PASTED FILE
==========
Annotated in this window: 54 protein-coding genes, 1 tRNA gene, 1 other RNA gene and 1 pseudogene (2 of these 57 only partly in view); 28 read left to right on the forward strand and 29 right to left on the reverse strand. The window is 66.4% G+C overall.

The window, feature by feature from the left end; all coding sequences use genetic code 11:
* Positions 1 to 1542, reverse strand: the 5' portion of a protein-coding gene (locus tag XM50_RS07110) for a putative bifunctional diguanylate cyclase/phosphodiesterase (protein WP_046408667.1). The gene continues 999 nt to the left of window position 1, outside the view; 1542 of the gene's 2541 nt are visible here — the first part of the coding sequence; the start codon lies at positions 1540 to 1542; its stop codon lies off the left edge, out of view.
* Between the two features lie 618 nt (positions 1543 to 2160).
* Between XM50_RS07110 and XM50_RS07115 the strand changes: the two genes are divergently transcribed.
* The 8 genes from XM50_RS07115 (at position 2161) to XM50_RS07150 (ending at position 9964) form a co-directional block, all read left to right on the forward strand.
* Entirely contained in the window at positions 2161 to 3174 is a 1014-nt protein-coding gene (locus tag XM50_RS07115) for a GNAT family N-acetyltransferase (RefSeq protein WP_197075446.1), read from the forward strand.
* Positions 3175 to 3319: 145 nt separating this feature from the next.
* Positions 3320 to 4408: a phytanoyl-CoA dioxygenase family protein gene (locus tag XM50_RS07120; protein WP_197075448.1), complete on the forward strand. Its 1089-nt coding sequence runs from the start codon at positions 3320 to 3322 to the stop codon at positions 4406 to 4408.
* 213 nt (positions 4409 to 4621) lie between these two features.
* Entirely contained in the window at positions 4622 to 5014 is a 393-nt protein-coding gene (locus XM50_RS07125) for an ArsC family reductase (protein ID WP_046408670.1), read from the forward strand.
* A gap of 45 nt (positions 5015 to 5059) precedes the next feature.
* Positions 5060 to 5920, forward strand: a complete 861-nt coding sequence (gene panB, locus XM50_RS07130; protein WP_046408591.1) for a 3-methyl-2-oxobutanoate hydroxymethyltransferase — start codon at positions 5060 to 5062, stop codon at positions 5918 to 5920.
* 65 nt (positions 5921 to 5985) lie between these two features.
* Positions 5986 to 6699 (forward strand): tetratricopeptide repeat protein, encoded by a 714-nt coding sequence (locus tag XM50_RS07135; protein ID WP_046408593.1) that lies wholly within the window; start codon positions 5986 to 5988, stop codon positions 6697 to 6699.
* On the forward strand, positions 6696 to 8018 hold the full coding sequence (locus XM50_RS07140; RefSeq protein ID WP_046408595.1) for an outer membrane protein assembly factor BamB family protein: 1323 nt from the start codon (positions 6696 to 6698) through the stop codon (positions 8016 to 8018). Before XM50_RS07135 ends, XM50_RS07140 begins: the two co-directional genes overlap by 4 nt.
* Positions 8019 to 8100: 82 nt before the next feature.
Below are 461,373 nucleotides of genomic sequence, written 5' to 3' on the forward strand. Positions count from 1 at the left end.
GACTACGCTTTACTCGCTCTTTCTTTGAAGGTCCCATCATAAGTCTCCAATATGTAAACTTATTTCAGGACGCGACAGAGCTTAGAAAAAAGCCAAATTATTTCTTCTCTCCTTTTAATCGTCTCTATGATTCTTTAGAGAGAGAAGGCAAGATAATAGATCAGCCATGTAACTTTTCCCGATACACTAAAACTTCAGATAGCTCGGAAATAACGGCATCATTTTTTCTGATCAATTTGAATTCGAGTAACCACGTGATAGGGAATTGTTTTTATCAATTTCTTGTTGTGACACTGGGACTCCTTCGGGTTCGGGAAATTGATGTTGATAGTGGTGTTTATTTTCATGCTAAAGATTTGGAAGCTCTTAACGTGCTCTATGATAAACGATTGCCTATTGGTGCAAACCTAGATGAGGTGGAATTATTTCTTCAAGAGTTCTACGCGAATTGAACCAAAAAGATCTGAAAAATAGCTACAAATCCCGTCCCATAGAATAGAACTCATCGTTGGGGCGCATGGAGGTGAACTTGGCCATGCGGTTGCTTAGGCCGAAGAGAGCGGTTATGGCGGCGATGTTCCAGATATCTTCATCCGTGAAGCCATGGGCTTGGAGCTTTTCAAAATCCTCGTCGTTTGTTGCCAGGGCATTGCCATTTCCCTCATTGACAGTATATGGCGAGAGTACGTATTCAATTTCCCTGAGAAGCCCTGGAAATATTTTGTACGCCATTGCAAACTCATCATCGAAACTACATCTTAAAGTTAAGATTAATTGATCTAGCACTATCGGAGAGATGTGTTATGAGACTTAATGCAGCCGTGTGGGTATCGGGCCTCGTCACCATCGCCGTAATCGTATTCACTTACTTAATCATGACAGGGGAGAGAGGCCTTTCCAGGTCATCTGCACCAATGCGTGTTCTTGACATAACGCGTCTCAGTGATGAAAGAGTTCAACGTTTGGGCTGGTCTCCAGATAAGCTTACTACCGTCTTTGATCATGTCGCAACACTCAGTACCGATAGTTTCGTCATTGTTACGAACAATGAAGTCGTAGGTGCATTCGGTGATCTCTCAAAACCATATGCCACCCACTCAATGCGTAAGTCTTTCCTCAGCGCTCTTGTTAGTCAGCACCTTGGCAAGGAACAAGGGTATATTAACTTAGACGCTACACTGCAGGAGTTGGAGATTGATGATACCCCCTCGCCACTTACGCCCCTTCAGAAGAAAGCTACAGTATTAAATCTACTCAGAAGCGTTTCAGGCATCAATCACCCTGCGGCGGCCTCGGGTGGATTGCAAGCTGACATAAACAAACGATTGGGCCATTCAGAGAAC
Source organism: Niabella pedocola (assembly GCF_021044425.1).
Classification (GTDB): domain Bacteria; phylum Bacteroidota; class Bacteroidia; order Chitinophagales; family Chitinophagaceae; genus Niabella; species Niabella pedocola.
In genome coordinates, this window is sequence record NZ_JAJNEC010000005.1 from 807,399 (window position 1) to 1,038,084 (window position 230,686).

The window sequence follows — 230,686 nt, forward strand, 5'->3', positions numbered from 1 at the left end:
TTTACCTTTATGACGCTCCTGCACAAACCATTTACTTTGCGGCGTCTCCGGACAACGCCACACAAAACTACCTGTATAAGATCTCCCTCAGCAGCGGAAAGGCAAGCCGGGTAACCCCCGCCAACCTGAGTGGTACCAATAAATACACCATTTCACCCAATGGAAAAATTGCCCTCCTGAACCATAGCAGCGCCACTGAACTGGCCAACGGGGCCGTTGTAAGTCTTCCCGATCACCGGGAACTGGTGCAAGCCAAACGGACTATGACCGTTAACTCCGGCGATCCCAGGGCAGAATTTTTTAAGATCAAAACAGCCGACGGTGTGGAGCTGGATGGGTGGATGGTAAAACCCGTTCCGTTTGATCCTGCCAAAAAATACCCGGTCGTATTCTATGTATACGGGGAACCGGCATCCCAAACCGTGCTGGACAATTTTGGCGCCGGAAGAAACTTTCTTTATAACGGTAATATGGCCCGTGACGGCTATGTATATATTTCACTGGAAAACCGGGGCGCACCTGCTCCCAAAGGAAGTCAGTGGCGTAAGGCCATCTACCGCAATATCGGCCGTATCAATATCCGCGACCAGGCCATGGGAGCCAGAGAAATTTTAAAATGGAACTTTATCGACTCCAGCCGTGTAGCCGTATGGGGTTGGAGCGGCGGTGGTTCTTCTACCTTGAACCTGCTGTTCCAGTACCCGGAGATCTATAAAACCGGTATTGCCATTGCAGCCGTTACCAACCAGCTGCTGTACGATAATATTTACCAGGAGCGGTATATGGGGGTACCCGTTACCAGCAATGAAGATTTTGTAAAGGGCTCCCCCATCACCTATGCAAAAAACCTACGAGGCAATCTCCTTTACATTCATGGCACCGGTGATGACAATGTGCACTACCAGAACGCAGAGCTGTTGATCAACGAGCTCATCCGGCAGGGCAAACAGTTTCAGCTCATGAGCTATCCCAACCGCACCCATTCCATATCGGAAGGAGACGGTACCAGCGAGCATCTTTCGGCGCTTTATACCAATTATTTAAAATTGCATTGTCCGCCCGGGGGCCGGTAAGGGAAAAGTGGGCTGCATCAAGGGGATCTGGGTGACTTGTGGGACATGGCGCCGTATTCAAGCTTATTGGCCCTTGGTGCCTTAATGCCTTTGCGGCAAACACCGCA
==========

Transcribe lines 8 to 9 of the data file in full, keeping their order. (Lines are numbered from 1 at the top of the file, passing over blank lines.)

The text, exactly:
* Positions 3175 to 3319: 145 nt separating this feature from the next.
* Positions 3320 to 4408: a phytanoyl-CoA dioxygenase family protein gene (locus tag XM50_RS07120; protein WP_197075448.1), complete on the forward strand. Its 1089-nt coding sequence runs from the start codon at positions 3320 to 3322 to the stop codon at positions 4406 to 4408.